From one angle then, everything in Job’s story was God, God, God. Nothing happened that God didn’t decree. But see how this played out. Satan acted freely; no one forced his hand. His motive was raw mischief—he wanted to wreck Job’s life and humiliate God. God’s reaction to the devil was merely to lengthen his leash…
…Satan contrived the scheme of his own accord, from the sewage in his own heart. It was similar with the Sabeans and Chaldeans. They didn’t start their day with private devotions, seeking God’s guidance, learning that he wanted Job’s herds stolen and servants butchered, and riding off on a holy crusade. They were just a bunch of good ol’ boys enjoying a drunken looting spree, savoring life’s simple pleasures. No divine arm-twisting there. As for nature, it got up on the wrong side of the bed as it often does, helped along by Satan in a manner we aren’t privy to. It got to howling and blustering—tossing some fire crackers, crumbling some buildings, flying man and beast. It didn’t know the difference. As far as science is concerned, nature didn’t color outside the lines that day. Following the laws of high-and-low pressure systems, electrical charges, and other scientific principles that nature itself didn’t understand, nature just - shall we say it? - acted naturally.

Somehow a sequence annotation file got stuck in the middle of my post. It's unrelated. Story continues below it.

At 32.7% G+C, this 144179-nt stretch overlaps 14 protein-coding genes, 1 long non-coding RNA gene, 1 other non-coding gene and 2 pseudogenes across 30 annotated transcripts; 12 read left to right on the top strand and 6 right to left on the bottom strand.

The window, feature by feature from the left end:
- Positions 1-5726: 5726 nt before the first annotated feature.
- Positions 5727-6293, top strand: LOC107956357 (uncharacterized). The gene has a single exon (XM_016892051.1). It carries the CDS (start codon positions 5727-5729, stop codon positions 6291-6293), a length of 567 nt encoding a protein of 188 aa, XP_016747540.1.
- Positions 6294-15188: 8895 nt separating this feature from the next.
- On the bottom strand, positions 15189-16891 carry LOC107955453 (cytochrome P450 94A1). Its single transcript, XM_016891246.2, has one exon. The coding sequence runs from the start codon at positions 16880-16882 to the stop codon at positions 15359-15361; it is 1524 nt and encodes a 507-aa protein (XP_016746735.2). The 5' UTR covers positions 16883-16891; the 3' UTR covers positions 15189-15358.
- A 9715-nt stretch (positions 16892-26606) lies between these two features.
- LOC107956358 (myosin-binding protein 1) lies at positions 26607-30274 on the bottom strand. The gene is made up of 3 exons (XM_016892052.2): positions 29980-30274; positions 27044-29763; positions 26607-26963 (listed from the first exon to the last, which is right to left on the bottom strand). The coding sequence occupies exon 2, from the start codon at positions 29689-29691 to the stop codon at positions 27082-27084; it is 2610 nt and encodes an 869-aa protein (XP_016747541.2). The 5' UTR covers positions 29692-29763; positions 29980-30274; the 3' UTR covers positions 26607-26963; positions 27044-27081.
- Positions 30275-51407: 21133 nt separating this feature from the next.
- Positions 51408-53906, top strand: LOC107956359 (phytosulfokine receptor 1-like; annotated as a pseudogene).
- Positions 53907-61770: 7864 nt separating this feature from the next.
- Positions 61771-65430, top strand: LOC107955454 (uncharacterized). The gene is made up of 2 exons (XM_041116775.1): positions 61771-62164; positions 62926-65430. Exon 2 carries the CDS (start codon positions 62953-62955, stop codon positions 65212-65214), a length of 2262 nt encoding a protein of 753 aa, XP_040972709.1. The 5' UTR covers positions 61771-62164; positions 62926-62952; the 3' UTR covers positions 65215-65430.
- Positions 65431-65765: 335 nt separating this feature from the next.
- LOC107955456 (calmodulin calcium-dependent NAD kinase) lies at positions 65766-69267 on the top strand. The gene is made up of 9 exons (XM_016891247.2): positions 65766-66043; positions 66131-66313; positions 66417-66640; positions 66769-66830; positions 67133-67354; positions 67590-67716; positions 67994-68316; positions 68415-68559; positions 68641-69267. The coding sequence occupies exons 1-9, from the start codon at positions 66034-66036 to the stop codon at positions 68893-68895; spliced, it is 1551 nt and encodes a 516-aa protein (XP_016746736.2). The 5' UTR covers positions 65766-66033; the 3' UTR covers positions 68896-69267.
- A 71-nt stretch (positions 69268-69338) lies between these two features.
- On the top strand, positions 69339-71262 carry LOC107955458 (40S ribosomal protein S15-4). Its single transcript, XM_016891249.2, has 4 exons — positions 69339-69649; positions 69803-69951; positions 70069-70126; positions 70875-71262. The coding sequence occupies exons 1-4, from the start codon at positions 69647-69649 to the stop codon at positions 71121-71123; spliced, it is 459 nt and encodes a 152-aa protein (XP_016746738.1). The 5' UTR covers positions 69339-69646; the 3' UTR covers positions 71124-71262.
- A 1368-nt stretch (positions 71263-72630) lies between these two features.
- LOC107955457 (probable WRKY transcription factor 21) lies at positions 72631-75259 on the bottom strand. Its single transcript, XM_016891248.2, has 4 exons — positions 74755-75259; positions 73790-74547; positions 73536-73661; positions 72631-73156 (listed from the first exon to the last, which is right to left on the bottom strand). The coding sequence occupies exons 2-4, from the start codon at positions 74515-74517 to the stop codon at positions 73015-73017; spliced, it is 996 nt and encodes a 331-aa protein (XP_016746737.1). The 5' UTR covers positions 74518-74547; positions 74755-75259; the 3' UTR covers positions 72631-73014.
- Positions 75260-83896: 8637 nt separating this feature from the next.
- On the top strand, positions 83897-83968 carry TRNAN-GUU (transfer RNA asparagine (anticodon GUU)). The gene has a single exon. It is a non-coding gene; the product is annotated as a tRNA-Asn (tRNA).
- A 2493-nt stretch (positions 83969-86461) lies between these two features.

So let’s get our finger out of God’s face. His decree made room for it, but he didn’t do it. He became a stowaway on Satan’s bus, erecting invisible fences around Satan’s fury and bringing ultimate good out of Lucifer’s very wickedness. He exploited the deliberate evil of some very bad characters and the impersonal evil of some very bad storms without smothering anyone or anything. He forced no one’s hand, bypassed no one’s will, and (to our knowledge) suspended no natural laws…
© Zondervan 1997
Excerpts from ch6 ‘Heaven’s Dirty Laundry’ pp77-80 from J. Eareckson Tada & S. Estes, When God Weeps, Zondervan (1997).